Hi, I really love this article! I was planning on walking the Camino del Norte this summer but I’ve only got 2 weeks. What route would you suggest? I know the first stage is supposed to be very beautiful but also quite difficult. I’d love to see and experience as many amazing things as possible in those two weeks (e.g. beautiful landscapes, lovely fishing villages and only very few asphalt roads :-)) It’s also not important to me to end my route in Santiago since I’ve been there before. Is Ribadeo a must-see? Sorry for all these questions! Kind regards, Julie

  5. By Maria

    Hi Phil, the second stage from Bilbao to Santander is also very popular with some fantastic scenery and off road walking. Some fantastic towns and coastal villages all the way from Santander to Ribadeo, but some sections are quite close to the road. Let us know if you need any additional information.

  6. By Phil

    Besides the first stage of the camino norte, what is the next best stages for sights and walking off the road?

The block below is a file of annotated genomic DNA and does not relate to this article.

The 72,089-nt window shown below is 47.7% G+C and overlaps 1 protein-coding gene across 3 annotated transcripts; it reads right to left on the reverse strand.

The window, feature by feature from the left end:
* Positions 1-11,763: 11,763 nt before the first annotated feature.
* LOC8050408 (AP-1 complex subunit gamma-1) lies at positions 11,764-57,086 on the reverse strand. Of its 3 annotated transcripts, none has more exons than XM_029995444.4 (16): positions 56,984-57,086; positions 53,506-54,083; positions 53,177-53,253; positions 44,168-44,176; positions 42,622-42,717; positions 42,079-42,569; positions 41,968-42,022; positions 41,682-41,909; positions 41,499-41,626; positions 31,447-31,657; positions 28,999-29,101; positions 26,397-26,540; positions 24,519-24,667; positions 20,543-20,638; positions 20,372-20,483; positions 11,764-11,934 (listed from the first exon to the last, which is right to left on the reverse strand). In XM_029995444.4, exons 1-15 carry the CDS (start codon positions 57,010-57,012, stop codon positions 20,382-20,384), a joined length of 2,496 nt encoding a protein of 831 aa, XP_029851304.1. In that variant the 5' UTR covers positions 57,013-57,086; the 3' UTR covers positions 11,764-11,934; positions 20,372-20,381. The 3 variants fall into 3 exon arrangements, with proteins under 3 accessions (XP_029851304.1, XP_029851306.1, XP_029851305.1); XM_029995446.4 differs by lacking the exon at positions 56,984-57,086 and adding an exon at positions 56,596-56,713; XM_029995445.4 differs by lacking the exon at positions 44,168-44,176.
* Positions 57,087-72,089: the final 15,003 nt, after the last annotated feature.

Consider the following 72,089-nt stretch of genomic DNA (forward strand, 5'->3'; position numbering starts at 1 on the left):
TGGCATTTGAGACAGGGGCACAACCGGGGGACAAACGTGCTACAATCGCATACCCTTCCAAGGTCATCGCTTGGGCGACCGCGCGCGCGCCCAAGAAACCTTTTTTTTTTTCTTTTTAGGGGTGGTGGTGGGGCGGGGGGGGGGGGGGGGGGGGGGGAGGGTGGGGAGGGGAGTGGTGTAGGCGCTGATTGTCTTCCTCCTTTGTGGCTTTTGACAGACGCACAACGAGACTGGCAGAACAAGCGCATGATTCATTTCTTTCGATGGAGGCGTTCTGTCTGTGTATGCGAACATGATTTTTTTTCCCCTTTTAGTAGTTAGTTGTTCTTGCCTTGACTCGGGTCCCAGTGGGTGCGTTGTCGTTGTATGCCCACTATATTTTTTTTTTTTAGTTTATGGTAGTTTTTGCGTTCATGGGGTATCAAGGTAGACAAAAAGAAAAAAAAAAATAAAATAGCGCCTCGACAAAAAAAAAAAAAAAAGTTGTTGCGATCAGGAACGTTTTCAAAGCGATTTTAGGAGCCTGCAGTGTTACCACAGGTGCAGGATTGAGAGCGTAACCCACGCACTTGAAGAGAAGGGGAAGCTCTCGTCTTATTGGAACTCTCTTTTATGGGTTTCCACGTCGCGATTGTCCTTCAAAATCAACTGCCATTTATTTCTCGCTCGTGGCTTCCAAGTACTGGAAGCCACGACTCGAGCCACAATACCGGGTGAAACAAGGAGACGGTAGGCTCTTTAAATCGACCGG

7. By Maria

    Hi Sandra, what sort of month you have in mind? September is still a very pleasant month in Northern Spain, it would be perfect for the Northern Way. The Camino in general is a very safe experience. I will get the customer care team to email you with more details for this route. You can cycle from Bilbao to Santiago over 18 days: http://caminoways.com/ways/northern-way-camino-del-norte/northern-way-full-cycle and you can find all the walking stages here: http://caminoways.com/ways/northern-way-camino-del-norte. Kindest regards

  8. By Sandra

    I am interested in walking/biking Camino del Norte in the Fall of 2015. is that a good time to go? Is it safe for a woman to travel by herself. Please feel free to contact me via email with more information.

  9. By Maria

    Hi Cristina

    At the moment we don’t have coach tours on the Camino del Norte (you can see the full list here, including Walk and Coach options: http://caminoways.com/our-services/camino-de-santiago-guided-tours); we also have day tours to Finisterre that can be done after arriving in Santiago, see information here: http://caminoways.com/ways/camino-tours/finisterre-day-trip. I hope this helps! let us know if you need anything else. Kind regards.

  10. By Maria

    Hi Geraldine

    Thank you so much for your note, the Customer Care team will prepare an itinerary for you. You can start at any point of the trail so three weeks would be perfect. Maybe you could start from Burgos or Sahagún: http://caminoways.com/ways/french-way-camino-frances/french-way-full-way.